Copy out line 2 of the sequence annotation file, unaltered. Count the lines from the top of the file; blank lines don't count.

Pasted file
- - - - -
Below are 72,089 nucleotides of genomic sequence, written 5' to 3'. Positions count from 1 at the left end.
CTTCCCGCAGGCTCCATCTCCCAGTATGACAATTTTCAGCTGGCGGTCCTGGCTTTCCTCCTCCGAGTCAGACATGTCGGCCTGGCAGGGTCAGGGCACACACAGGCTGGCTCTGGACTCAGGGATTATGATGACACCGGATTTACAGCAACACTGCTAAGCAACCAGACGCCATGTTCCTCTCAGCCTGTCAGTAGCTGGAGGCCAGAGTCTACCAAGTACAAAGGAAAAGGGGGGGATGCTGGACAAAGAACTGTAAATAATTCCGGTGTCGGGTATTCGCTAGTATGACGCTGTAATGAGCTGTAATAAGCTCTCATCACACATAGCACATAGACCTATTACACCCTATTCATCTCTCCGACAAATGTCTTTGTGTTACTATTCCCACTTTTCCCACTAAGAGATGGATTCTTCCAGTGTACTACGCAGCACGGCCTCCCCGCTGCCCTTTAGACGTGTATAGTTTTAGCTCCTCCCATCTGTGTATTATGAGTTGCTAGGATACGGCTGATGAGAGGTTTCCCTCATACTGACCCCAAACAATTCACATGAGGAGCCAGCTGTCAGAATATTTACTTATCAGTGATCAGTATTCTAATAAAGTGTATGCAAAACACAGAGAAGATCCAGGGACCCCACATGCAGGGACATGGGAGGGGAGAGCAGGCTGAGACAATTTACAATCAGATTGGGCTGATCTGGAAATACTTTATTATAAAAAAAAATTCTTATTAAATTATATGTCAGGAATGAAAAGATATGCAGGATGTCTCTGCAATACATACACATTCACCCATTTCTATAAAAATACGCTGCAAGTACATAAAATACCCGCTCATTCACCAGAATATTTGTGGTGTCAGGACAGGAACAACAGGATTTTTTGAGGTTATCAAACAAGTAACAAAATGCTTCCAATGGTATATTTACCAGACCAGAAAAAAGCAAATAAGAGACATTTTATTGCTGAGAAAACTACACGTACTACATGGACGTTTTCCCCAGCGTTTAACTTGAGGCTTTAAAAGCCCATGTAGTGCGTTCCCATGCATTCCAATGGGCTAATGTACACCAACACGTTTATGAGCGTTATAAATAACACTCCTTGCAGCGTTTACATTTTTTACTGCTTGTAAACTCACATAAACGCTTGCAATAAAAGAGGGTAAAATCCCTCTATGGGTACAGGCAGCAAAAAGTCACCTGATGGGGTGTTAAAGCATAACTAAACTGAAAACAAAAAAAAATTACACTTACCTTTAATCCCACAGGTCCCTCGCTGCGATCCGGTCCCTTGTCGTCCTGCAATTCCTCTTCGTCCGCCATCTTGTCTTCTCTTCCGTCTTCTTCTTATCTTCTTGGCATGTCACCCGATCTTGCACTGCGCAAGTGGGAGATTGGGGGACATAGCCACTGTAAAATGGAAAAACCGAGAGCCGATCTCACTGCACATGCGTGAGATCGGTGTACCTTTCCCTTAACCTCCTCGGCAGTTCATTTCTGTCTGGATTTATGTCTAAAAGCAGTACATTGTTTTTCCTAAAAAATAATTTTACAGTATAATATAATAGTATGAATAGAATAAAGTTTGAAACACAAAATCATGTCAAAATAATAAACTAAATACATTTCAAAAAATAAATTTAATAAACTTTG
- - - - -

CTTCCCGCAGGCTCCATCTCCCAGTATGACAATTTTCAGCTGGCGGTCCTGGCTTTCCTCCTCCGAGTCAGACATGTCGGCCTGGCAGGGTCAGGGCACACACAGGCTGGCTCTGGACTCAGGGATTATGATGACACCGGATTTACAGCAACACTGCTAAGCAACCAGACGCCATGTTCCTCTCAGCCTGTCAGTAGCTGGAGGCCAGAGTCTACCAAGTACAAAGGAAAAGGGGGGGATGCTGGACAAAGAACTGTAAATAATTCCGGTGTCGGGTATTCGCTAGTATGACGCTGTAATGAGCTGTAATAAGCTCTCATCACACATAGCACATAGACCTATTACACCCTATTCATCTCTCCGACAAATGTCTTTGTGTTACTATTCCCACTTTTCCCACTAAGAGATGGATTCTTCCAGTGTACTACGCAGCACGGCCTCCCCGCTGCCCTTTAGACGTGTATAGTTTTAGCTCCTCCCATCTGTGTATTATGAGTTGCTAGGATACGGCTGATGAGAGGTTTCCCTCATACTGACCCCAAACAATTCACATGAGGAGCCAGCTGTCAGAATATTTACTTATCAGTGATCAGTATTCTAATAAAGTGTATGCAAAACACAGAGAAGATCCAGGGACCCCACATGCAGGGACATGGGAGGGGAGAGCAGGCTGAGACAATTTACAATCAGATTGGGCTGATCTGGAAATACTTTATTATAAAAAAAAATTCTTATTAAATTATATGTCAGGAATGAAAAGATATGCAGGATGTCTCTGCAATACATACACATTCACCCATTTCTATAAAAATACGCTGCAAGTACATAAAATACCCGCTCATTCACCAGAATATTTGTGGTGTCAGGACAGGAACAACAGGATTTTTTGAGGTTATCAAACAAGTAACAAAATGCTTCCAATGGTATATTTACCAGACCAGAAAAAAGCAAATAAGAGACATTTTATTGCTGAGAAAACTACACGTACTACATGGACGTTTTCCCCAGCGTTTAACTTGAGGCTTTAAAAGCCCATGTAGTGCGTTCCCATGCATTCCAATGGGCTAATGTACACCAACACGTTTATGAGCGTTATAAATAACACTCCTTGCAGCGTTTACATTTTTTACTGCTTGTAAACTCACATAAACGCTTGCAATAAAAGAGGGTAAAATCCCTCTATGGGTACAGGCAGCAAAAAGTCACCTGATGGGGTGTTAAAGCATAACTAAACTGAAAACAAAAAAAAATTACACTTACCTTTAATCCCACAGGTCCCTCGCTGCGATCCGGTCCCTTGTCGTCCTGCAATTCCTCTTCGTCCGCCATCTTGTCTTCTCTTCCGTCTTCTTCTTATCTTCTTGGCATGTCACCCGATCTTGCACTGCGCAAGTGGGAGATTGGGGGACATAGCCACTGTAAAATGGAAAAACCGAGAGCCGATCTCACTGCACATGCGTGAGATCGGTGTACCTTTCCCTTAACCTCCTCGGCAGTTCATTTCTGTCTGGATTTATGTCTAAAAGCAGTACATTGTTTTTCCTAAAAAATAATTTTACAGTATAATATAATAGTATGAATAGAATAAAGTTTGAAACACAAAATCATGTCAAAATAATAAACTAAATACATTTCAAAAAATAAATTTAATAAACTTTG